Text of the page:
After they met for the first time in August, Sun and Barry spent two days together in Montreal. Subsequently, Sun visited Barry in Arizona for 10 days and returned to Montreal to attend beautician school. On November 7, 1987, Sun moved to Phoenix to live with Barry. Seven days later Barry proposed to Sun. The parties set their wedding date for February 7, 1988.

According to Barry, they frequently discussed their intent to keep their finances separate. Sun assured Barry that she did not want any of his money or to be dependent upon anyone.

At the end of December 1987, Sun and Barry had an argument and Sun departed for a brief stay in Sweden. After reconciling, Sun returned, and Barry made it clear that they would have to sign an agreement prior to marriage. Sun agreed to this condition.

The wedding was to occur in Las Vegas, and Barry's godfather, Willie Mays, secured hotel rooms there for the wedding party. Sun invited her Swedish friend Margareta Forsberg (Forsberg), who currently lived in Montreal, to attend the wedding, and she arrived in Phoenix on January 29, 1988. She Barry's banker and financial advisor, Mel Wilcox (Wilcox), referred him to Arizona attorneys Sabinus Megwa (Megwa) and Leonard Brown (Brown) to prepare a prenuptial agreement for him. Wilcox, and Barry's agent, Rod Wright, worked with Megwa and Brown to develop the premarital agreement. According to Barry, Sun and he had frequently discussed their plans and had agreed that, after their marriage, they would keep their careers and their "financing" separate.

stayed with Sun and Barry until after the wedding.

In late January 1988, Barry, Sun, Wilcox, Megwa, and Brown met for about 20 minutes regarding the preparation of lists specifying each party's assets. Brown believed that both Barry and Sun wanted an agreement waiving each of their community property rights under Arizona law. Brown told Sun that he represented only Barry and that she "may" want to consult independent counsel.

Brown, who had been practicing law for about seven years, assigned to Megwa the task of preparing the premarital agreement. Megwa had been admitted to the Arizona Bar 10 months earlier, and had no experience in drafting premarital agreements.

On February 3, 1987, Wilcox visited Barry and Sun at home, and obtained information from each of them concerning their assets.

Barry, Sun, and Forsberg had reservations to fly from Phoenix to Las Vegas in the early afternoon of February 5, 1987. Barry and Sun planned to get married on February 6, but needed to obtain their marriage license and select a wedding chapel once they arrived in Las Vegas.

On the morning of February 5, just prior to their scheduled flight departure, Barry and Sun, as well as Sun's friend Forsberg, met with Megwa and Brown in their law office for two to three hours. Wilcox met them as they entered the building and told Sun that there would not be a wedding if she did not sign the premarital agreement.

At the meeting, Megwa and Brown provided Barry and Sun with copies of the premarital agreement. Neither Sun nor Barry had an opportunity to review the agreement before the February 5 meeting. Brown and Megwa informed Sun that she "may" want to seek counsel. At trial, Brown stated he did not believe that he "ever made an affirmative declaration to Sun that she should seek counsel...." Rather, he told her that "she may want to do that." Brown told Sun that he represented Barry, but he also told both Barry and Sun that they each had a right to consult "private" or "additional" counsel to review the agreement.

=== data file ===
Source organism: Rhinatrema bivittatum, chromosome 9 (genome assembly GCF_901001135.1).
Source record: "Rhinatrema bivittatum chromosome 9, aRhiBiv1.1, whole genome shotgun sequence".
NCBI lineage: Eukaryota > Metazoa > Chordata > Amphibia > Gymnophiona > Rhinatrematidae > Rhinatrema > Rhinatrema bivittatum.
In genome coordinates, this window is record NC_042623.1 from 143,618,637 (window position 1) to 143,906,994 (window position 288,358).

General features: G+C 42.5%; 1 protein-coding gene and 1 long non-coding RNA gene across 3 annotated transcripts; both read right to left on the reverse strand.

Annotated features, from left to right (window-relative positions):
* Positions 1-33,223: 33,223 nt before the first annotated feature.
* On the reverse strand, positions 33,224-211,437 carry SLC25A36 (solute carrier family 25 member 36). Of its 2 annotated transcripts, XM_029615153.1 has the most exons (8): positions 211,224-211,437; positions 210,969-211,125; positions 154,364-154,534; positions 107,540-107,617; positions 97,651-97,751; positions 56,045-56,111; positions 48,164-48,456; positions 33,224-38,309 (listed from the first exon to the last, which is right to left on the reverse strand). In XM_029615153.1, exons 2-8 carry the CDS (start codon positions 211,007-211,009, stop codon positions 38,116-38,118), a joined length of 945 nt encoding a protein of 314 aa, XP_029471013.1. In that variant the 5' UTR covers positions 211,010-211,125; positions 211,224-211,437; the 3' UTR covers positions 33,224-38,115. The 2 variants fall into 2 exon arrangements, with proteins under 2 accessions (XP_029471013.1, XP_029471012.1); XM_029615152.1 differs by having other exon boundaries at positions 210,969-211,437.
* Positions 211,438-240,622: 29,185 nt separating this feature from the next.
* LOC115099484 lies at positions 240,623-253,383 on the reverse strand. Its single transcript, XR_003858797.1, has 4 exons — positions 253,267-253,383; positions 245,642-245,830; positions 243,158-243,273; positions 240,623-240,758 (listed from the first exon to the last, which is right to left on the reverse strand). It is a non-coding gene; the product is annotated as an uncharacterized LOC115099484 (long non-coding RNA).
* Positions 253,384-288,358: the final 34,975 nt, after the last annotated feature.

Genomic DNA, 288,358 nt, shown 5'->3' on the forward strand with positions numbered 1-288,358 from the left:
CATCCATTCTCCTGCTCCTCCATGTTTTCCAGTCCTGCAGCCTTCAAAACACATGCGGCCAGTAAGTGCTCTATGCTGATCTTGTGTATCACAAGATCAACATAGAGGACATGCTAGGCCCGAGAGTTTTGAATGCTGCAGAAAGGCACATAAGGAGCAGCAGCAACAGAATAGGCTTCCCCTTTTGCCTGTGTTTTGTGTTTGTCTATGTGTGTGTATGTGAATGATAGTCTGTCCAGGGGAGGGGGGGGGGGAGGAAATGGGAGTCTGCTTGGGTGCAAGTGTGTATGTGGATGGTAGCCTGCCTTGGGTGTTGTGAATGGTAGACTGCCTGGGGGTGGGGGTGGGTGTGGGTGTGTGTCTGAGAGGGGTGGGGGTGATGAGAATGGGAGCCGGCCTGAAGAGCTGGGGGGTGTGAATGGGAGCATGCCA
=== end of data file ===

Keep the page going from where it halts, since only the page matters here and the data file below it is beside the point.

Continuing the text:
Both Sun and Barry testified that Sun did not want a lawyer. Barry testified: "Sun said she didn't want a lawyer. Sun didn't have anything. I paid for everything. Sun said, what do I need a lawyer for? I don't have anything. I mean, I know exactly what she said in that conversation." Sun stated: "My recollection is that we were there together, and...

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1 cases
  • Marriage of Bonds, In re
    • United States
    • California Supreme Court
    • July 21, 1999
    ...Bonds, Appellant, v. Barry Lamar Bonds, Respondent. No. S079760. Supreme Court of California July 21, 1999. Prior report: Cal.App., 83 Cal.Rptr.2d 783. Respondent's petition for review GEORGE, C.J., and MOSK, KENNARD, BAXTER, CHIN, and BROWN, JJ., concur. ...
3 books & journal articles
  • Insuring the knot: the Massachusetts approach to postnuptial agreements.
    • United States
    • Suffolk University Law Review Vol. 45 No. 2, March 2012
    • March 22, 2012
    ...particular state gives to the traditional principles of contract law in the marital-contracting context. See In re Marriage of Bonds, 83 Cal. Rptr. 2d 783, 795 (Ct. App. 1999) (distinguishing different states' philosophies for reviewing prenuptial agreements), rev'd in part, 5 P.3d 815 (Cal......
  • Chapter 36 - § 36.6 • PRACTICAL SUGGESTIONS
    • United States
    • Colorado Bar Association Orange Book Handbook: Colorado Estate Planning Handbook (2020 ed.) (CBA) Chapter 36 Marital Agreements
    • Invalid date
    ...should recommend in writing that the person obtain counsel and not refer the non-client to only one lawyer. In re Marriage of Bonds, 83 Cal. Rptr. 2d 783 (Cal. App. 1999), rev'd, 5 P.3d 815 (Cal. 2000). The attorney should have the client acknowledge in a separate writing that the absence o......
  • Chapter 36 - § 36.6 • PRACTICAL SUGGESTIONS
    • United States
    • Colorado Bar Association Orange Book Handbook: Colorado Estate Planning Handbook (2022 ed.) (CBA) Chapter 36 Marital Agreements
    • Invalid date
    ...should recommend in writing that the person obtain counsel and not refer the non-client to only one lawyer. In re Marriage of Bonds, 83 Cal. Rptr. 2d 783 (Cal. App. 1999), rev'd, 5 P.3d 815 (Cal. 2000). The attorney should have the client acknowledge in a separate writing that the absence o......